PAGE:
In the early noughties, highlights were the height of sophistication, Britney and Justin were pop royalty and everyone you knew had a Nokia 3310. The chunky phone was an icon even before Apple launched its first iPod and Facebook took over the internet. And the Nokia brick still holds a special place in our hearts.
Why is the original so beloved?
The Nokia 3310 is noughties nostalgia at its finest. T’was a simpler time… when SMS messages and calling your parents to pick you up were all you needed from a phone.
Its best features included:
- Indestructibility – you could throw it at a wall or run over it with a car and barely see a scratch
- Ridiculously long battery life – it didn’t matter if you misplaced your charger, the 3310 could last for weeks on a single charge
- Snake – possibly the simplest and best phone game ever
- Classic Nokia ringtones – 35 ‘tracks’ to choose from, including the trademarked Nokia Tune
- Monochrome display – green lit and easily readable even in bright sunlight
Nokia retired the 3310 in 2005, at which point it was the world's bestselling phone.
So how does the new model match up?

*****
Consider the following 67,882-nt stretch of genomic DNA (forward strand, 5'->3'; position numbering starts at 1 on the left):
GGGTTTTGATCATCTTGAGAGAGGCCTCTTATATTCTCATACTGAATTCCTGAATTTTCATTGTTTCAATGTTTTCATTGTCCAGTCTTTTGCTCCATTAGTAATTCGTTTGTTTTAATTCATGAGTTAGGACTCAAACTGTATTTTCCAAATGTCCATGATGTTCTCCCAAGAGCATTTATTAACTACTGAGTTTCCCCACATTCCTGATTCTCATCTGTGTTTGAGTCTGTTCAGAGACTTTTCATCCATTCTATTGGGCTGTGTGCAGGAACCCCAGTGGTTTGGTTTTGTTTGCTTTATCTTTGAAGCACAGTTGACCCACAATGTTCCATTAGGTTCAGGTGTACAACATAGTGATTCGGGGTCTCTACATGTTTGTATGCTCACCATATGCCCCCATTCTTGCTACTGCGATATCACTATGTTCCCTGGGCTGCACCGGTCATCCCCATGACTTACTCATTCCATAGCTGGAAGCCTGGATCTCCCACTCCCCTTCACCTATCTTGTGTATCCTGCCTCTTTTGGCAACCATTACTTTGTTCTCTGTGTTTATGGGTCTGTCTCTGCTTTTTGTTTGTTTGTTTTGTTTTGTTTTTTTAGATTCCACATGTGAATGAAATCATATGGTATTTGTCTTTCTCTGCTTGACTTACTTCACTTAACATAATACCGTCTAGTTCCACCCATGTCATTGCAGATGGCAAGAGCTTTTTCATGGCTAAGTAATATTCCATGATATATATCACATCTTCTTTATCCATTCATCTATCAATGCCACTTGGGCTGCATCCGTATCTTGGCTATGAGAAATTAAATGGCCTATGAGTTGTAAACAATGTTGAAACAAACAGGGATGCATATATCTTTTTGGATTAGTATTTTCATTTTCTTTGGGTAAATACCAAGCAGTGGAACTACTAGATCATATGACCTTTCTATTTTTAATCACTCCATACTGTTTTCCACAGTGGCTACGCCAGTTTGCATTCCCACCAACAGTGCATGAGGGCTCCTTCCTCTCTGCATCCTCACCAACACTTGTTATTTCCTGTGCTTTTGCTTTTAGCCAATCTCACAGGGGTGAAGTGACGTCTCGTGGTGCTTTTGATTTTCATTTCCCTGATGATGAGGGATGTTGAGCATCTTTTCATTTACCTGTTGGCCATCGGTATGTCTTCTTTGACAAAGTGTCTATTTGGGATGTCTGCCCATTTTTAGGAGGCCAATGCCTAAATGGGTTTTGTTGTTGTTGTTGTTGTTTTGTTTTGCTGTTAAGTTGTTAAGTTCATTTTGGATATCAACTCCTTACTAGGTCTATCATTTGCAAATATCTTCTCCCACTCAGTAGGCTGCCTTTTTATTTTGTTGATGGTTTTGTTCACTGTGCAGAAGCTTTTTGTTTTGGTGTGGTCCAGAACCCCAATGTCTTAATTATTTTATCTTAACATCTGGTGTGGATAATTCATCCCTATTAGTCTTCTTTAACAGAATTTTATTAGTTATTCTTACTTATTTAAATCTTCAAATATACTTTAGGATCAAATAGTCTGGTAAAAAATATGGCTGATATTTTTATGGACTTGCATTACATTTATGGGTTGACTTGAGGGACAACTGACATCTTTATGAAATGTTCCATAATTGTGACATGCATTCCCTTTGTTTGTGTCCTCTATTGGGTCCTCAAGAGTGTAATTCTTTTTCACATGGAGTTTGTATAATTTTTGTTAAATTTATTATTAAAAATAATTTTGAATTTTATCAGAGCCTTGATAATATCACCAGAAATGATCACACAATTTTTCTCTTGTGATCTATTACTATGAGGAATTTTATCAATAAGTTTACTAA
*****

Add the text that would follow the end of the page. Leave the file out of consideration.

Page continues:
Rumours that there was going to be a new version of the old classic leaked earlier this year. The ‘feature phone’ was finally launched at Mobile World Congress in February.
Finnish mobile start-up, HMD Global, licensed the Nokia brand last year and is behind the resurrection. They’ve streamlined the classic design so the new 3310 is about half as thick as the original – thank goodness. It works on a S30+ operating system which only really allows for basic web browsing, but let’s face it, this retro comeback is all about going back to basics.
Other features include:
- 4-inch colour screen
- 2 megapixel camera
- 5G connection
- 22 hours' worth of talk-time
- microSD card
- LED torch
Retailing for about £40, it’s available in glossy bright red and yellow as well as the matte blue and grey for anyone who wants to make a statement.
See what else launched at Mobile World Congress 2017
Share this article
Related in Mobile Phones